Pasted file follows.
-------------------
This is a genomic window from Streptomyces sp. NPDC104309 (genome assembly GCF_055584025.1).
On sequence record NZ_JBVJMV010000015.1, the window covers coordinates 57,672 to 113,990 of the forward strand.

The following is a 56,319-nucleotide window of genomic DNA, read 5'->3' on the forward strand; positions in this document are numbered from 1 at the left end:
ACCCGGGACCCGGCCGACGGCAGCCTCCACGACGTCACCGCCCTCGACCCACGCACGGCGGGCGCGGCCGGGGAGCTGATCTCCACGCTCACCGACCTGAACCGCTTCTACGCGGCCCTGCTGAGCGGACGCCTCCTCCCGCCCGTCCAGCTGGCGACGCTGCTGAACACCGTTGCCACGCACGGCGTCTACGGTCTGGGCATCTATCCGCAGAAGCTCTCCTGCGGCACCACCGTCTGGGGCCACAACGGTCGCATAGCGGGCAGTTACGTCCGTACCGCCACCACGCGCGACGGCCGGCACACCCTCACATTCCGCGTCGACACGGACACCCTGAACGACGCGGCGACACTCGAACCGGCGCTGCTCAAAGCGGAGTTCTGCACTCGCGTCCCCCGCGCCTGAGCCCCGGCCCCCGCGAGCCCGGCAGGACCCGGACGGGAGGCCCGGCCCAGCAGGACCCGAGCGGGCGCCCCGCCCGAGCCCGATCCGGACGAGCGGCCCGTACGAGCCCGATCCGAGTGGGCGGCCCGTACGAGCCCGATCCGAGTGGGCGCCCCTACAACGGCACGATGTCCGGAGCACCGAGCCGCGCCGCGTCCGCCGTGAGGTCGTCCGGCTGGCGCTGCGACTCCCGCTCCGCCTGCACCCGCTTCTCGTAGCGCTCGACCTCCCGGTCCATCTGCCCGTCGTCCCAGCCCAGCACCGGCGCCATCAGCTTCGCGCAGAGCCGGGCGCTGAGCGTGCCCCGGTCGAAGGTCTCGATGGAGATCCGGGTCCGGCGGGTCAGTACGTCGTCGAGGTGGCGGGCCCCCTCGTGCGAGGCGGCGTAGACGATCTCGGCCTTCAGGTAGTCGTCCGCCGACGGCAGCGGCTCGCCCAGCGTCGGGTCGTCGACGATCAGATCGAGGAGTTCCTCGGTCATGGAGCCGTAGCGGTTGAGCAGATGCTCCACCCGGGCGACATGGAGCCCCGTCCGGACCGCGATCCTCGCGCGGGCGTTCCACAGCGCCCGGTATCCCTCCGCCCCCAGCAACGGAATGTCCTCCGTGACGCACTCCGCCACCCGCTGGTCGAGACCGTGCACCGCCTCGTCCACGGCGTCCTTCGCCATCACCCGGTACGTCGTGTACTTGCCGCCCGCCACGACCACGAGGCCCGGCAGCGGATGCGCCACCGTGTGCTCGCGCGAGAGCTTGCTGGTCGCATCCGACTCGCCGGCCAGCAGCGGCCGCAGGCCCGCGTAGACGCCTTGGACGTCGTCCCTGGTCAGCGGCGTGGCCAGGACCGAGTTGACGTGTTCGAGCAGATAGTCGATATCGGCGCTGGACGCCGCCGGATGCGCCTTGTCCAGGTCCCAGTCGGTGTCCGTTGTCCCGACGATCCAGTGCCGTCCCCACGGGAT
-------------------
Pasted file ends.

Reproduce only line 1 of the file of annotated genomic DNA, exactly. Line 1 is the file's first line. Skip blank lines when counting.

This is a genomic window from Streptomyces sp. NPDC104309 (genome assembly GCF_055584025.1).